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Q&A: Geert Wilders Gets a Big Email Hug

Liza Jansen interviews IMAM FEISAL ABDUL RAUF of the Cordoba Initiative

UNITED NATIONS, Nov 6 2009 (IPS) - Since the terror attacks of Sep. 11, 2001, persistent misconceptions about Islam have contributed to a dangerous climate of mistrust and disharmony between the Muslim world and the West.

Imam Feisal Abdul Rauf Credit: The Cordoba Initiative

Imam Feisal Abdul Rauf Credit: The Cordoba Initiative

“The world is divided,” Imam Feisal Abdul Rauf told IPS in an interview. “People all over the world might reject politically, intellectually or spiritually the divide between the Muslim World and the West – but they recognise its existence.”

Rauf has dedicated his life trying to improve the relationship between the Muslim and the Western worlds. He founded the Cordoba Initiative, with offices in New York and Malaysia, and the American Society for Muslim Advancement, and is the author of several books.

In an interview with IPS, Rauf spoke about the problems and the challenges posed by this disconnect between the Muslim world and the West, and how Muslim youth leaders are working through the Cordoba Initiative to overcome them. Excerpts follow.

IPS: What are the main obstacles to a better Muslim-Western relationship? IMAM FEISAL ABDUL RAUF: Five key areas harm Muslim World-West relations: religious interpretation, policy/international relations, public perception/media, youth leadership, and gender equality. There is a pressing need to address each of these issues.


IPS: At a recent talk at the United Nations, you said distorted media coverage is often a factor in widening the gap between the Western and the Muslim worlds. How can the media play a more positive role? FAR: The media is a powerful tool to change perceptions and create change. However, it is also a weapon, and too often, it has been used to perpetuate stereotypes, to promote destructive actions and policies, and ultimately, to deepen the Muslim World-West divide.

In order to be a positive influence, it is important that the media do four things: stop depicting Muslims as terrorists in the media and entertainment industry; replace broad generalisations with positive and realistic portrayals; educate its members on the issues, enabling sophisticated reporting; focus on positive stories and examples of healthy Muslim World-West relations.

IPS: The Cordoba Initiative’s Muslim Leaders of Tomorrow (MLT) programme brings together young civic-minded Muslims from all over the world to help each other more effectively face common challenges. How different are these challenges on a country-by-country basis? FAR: The young leaders face a number of challenges in their work, of which some of are shared and global. For example, at the 2009 MLT global convening, 86 percent of the 300 participants said that Muslims face a crisis in religious authority.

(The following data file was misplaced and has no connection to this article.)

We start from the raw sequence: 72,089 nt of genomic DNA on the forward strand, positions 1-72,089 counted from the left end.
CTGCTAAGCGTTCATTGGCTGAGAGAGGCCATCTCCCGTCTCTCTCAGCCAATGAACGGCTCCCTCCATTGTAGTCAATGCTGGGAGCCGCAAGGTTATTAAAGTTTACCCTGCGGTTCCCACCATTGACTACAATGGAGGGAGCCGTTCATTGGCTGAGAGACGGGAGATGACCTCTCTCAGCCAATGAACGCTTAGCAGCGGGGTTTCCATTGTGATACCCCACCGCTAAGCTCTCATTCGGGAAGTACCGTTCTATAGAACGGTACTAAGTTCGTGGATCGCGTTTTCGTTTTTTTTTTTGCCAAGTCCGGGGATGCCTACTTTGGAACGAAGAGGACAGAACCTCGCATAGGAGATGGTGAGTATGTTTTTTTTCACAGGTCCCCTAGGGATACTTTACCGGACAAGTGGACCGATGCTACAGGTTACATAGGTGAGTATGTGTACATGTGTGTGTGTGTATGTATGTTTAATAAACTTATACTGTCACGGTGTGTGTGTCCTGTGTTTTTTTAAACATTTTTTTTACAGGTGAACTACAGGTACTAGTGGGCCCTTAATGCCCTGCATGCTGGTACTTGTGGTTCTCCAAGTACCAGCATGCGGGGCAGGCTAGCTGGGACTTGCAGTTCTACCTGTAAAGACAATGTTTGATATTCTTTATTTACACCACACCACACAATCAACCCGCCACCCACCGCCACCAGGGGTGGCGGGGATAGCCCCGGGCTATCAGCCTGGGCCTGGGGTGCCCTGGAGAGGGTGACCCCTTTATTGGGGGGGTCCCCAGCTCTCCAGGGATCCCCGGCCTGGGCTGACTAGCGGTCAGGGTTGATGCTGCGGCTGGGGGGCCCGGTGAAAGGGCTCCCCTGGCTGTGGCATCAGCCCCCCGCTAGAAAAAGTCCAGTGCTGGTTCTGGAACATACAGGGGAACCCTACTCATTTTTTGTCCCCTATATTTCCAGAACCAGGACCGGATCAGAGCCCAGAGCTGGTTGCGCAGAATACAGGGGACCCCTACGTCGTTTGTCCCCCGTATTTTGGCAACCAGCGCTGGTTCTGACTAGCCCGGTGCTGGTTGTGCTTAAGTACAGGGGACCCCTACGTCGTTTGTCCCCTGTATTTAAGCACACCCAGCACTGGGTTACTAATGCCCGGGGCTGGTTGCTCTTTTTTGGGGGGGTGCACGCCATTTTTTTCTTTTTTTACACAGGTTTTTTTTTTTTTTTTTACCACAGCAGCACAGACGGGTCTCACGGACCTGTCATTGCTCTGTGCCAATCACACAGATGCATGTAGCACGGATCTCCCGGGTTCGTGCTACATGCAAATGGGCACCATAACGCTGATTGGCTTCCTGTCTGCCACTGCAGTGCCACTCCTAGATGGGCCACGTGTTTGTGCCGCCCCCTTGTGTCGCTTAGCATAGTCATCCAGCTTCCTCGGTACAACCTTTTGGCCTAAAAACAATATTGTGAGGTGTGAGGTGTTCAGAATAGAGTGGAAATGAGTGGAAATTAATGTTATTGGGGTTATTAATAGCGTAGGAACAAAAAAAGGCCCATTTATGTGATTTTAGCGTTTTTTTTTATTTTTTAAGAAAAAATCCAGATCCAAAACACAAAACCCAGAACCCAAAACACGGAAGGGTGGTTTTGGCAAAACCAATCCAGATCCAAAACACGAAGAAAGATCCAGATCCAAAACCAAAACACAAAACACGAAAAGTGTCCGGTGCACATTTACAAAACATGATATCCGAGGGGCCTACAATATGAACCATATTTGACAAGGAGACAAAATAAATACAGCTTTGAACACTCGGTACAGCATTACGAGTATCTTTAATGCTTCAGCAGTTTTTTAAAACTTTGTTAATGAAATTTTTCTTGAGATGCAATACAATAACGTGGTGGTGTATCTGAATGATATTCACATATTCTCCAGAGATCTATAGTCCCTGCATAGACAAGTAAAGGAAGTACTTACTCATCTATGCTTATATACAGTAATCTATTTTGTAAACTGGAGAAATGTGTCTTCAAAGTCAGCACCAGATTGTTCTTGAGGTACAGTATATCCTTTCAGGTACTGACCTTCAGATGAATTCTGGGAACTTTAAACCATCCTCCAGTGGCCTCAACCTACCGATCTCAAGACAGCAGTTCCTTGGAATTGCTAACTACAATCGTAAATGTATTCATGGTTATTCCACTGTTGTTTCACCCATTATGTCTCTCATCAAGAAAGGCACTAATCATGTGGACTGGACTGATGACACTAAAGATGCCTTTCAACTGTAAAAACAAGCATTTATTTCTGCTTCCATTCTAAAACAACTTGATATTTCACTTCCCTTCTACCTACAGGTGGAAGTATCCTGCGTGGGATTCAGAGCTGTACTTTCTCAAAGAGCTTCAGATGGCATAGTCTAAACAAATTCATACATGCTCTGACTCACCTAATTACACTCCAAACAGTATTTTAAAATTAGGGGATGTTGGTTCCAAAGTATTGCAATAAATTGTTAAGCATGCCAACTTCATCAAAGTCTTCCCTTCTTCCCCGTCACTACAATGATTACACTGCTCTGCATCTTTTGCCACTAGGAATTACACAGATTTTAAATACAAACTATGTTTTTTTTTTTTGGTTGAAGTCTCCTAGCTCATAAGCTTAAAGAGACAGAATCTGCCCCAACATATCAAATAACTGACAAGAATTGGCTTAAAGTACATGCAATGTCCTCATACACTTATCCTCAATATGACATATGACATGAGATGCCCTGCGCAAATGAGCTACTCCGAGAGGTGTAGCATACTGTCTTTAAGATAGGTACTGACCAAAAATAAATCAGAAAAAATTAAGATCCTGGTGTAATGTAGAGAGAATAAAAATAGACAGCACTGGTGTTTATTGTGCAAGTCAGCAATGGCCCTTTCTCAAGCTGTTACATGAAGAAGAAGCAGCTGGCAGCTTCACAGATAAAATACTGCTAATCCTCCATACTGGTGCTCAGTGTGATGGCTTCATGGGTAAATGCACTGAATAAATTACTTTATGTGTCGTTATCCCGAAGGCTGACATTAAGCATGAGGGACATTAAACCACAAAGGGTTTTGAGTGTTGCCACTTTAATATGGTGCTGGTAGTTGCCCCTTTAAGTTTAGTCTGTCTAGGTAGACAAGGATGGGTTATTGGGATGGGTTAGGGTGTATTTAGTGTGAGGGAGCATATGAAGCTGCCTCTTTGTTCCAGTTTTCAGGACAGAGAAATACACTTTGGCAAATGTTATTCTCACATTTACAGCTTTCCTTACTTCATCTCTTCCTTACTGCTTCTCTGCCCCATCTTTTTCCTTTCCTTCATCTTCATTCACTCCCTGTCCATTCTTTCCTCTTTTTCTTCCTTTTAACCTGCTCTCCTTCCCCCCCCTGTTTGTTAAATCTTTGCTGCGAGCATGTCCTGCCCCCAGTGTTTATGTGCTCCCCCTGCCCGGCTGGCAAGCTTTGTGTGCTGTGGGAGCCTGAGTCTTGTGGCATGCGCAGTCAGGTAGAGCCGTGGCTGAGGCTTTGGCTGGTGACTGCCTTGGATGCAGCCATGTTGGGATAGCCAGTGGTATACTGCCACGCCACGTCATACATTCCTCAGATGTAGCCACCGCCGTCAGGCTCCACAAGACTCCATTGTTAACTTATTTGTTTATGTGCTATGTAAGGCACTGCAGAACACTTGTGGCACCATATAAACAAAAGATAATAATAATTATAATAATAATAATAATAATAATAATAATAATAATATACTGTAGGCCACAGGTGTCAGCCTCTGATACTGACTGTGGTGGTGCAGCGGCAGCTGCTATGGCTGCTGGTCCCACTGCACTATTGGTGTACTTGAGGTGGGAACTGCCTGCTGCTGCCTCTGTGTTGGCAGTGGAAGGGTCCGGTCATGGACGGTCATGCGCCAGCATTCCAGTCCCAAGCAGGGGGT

MLTs also face unique challenges within their respective communities. For example, MLTs in Europe work on integration issues. MLTs in Pakistan are resolving tensions through conflict resolution training. MLTs in the Gulf are actively engaged in creating opportunities to address unemployment, motivate their youth, etc. MLTs in the U.S. and UK work on presenting a balanced portrayal of Islam and Muslims in the media.

Many of these leaders have become key figures and change agents within their communities as a result of the network and partnerships formed through MLT. The MLT community has grown from 125 in 2004 to over 500 in 2009. The MLT programme went truly global only in 2009, bringing in leaders from South Asia, South East Asia, Middle East and Africa.

IPS: The situation of Muslims in the West has clearly worsened since 9/11. In Europe, right-wing extremist political parties have emerged or gotten stronger, such as the National Front in France, the Vlaams Belang in Belgium, and the Freedom Party of Geert Wilders in the Netherlands. What is the stance of youth leaders in Western European countries towards these extremist political parties? FAR: MLTs are the voice of their communities, and they are among the first to respond to instances of xenophobia or Islamophobia in their countries.

For example, when Geert Wilders’s movie, “Fitna”, was released, a number of Dutch MLTs petitioned against the film and published newspaper articles. They also launched a t-shirt petition campaign with the message, “Holland Loves Muslims” and “Muslims Love Holland” and initiated the “Sending Hugs” campaign, organising mass “email hugs” to Geert Wilders because “all he really needs is love”.

Famile, one of the Dutch MLT’s, even sent him flowers and thanked him for bringing her closer together with other Muslims. All of our MLTs espouse the core Islamic values of pluralism, freedom, justice, intellectual development, creativity, and leadership. In keeping with these values, MLTs in Europe are actively engaged in building bridges between Muslims and the larger community.

For example, MLT Shenila Janmohammed frequently speaks on integration, hijab, and women in Islam in the UK, and she has become a well- respected figure in the country. MLTs across Europe are reaching out to the media, becoming politically active, and transforming their own communities.

 
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